How to improve laser raster images with tuning

Adjusting the “tuning” in the Universal Control Panel (UCP) can make a dramatic difference in the clarity of raster images.¬†For GCC/LaserPro machines this feature is also called tuning. On Epilog it is called “Laser Match.”

Last autumn I added a second laser to my shop. One day I saw a live auction listing and the next I was the slightly nervous and very excited owner of a machine that I’d never seen powered on. The first text tests were barely legible. One of the many steps to refine the output was to adjust the tuning.

The following diagram demonstrates the result we would like to achieve.

When a raster image is sent to the laser the driver splits it into horizontal slices. Each slice represents a pass that the laser head will make in the X direction of travel.

Tuning changes the distance that the X belt moves before the laser begins to pulse in each row. Poor tuning will cause a misalignment of an etched line in the right-to-left direction versus the left-to-right direction.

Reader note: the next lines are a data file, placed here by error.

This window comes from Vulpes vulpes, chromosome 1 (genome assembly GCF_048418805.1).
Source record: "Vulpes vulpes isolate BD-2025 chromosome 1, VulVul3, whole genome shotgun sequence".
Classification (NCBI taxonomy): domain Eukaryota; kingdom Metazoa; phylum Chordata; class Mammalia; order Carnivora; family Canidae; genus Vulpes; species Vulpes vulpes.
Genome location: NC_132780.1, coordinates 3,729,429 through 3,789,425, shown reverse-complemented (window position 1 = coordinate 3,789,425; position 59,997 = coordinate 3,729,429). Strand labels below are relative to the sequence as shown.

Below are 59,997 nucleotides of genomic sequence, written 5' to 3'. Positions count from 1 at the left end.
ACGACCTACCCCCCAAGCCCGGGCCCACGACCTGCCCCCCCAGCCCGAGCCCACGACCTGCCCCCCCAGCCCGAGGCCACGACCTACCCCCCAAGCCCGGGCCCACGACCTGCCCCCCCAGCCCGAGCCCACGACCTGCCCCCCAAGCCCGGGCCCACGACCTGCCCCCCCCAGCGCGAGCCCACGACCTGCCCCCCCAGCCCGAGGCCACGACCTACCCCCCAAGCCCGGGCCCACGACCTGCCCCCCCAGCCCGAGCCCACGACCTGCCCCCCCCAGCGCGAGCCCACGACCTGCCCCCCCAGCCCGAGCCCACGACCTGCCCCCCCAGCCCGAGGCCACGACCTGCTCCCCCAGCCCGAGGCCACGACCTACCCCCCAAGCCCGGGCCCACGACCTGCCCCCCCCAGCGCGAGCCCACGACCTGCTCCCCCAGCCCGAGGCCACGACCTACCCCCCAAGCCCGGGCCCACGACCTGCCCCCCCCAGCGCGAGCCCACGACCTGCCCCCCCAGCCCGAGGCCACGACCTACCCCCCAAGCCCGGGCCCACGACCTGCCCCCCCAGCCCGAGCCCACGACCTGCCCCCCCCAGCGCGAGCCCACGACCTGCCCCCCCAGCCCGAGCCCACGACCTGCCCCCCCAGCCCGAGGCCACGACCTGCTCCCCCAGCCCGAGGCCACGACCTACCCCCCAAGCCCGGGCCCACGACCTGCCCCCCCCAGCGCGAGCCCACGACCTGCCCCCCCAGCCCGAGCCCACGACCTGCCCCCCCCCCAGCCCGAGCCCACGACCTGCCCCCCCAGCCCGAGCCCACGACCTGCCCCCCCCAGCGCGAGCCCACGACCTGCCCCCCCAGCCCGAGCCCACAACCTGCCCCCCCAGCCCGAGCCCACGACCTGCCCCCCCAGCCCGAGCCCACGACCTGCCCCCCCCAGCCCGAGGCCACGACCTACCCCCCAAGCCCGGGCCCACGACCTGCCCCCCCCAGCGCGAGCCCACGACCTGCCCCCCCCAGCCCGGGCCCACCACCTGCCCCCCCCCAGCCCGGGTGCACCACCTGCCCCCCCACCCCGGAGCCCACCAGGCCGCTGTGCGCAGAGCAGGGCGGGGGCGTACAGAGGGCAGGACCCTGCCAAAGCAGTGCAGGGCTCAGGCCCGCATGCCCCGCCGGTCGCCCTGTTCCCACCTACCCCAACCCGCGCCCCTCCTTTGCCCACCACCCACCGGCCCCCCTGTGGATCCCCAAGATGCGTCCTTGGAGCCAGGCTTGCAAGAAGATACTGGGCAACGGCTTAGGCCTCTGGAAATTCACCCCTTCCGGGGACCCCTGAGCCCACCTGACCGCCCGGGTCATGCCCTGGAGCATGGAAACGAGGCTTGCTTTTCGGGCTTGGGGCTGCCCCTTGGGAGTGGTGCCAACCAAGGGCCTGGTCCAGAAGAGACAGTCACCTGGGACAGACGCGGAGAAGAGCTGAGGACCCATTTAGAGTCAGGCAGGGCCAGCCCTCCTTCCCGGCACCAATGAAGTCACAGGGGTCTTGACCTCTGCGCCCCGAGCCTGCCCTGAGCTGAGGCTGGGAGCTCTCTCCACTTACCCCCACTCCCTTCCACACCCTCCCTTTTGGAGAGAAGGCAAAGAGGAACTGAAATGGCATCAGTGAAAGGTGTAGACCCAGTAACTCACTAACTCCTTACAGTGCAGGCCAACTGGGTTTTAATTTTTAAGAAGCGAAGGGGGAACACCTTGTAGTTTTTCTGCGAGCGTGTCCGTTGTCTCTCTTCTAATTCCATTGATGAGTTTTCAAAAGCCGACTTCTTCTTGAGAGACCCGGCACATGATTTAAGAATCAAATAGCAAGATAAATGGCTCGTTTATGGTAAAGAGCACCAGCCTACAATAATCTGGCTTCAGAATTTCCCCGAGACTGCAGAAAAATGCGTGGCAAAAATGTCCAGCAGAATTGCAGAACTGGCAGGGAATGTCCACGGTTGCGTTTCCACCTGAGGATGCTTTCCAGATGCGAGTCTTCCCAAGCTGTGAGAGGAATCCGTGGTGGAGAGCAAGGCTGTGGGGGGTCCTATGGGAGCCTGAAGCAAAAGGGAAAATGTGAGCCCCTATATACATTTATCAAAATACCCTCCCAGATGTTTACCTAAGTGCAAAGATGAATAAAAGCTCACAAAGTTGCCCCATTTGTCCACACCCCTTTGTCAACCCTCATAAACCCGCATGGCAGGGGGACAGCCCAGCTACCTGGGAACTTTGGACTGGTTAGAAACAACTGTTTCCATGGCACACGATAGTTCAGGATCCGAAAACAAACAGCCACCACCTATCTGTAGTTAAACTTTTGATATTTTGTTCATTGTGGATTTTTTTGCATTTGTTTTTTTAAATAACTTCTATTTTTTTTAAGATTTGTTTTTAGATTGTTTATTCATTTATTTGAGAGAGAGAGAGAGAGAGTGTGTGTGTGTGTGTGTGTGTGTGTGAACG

The fix is fairly straightforward. First, draw a solid, long thin rectangle. Change the raster settings to use the lowest image density (lines per inch). Etch on a material that has very high contrast. Anodized aluminum is fantastic; since I didn’t have any on hand I used a dark black paper that shows a nice mark.

The desired result is for the left and right edges of each line to be flush. The following image shows an example of running this test. The first column shows the original ragged line. Next, I moved the line over, adjusted the tuning, and ran the job again. This is the value I chose; the next two tests use different tuning values and are slightly ragged again.

After fixing the tuning my sample text was still slightly blurry compared to the results from my other laser. The accelerating/decelleration curve didn’t seem as good on the older model. That is; it wasn’t slowing down enough to give a really clean etch. By lowering the speed I finally saw the crisp text that I demand.

If the tuning value you need to use seems unusually high or low you should check the laser’s X belt; it may be too loose.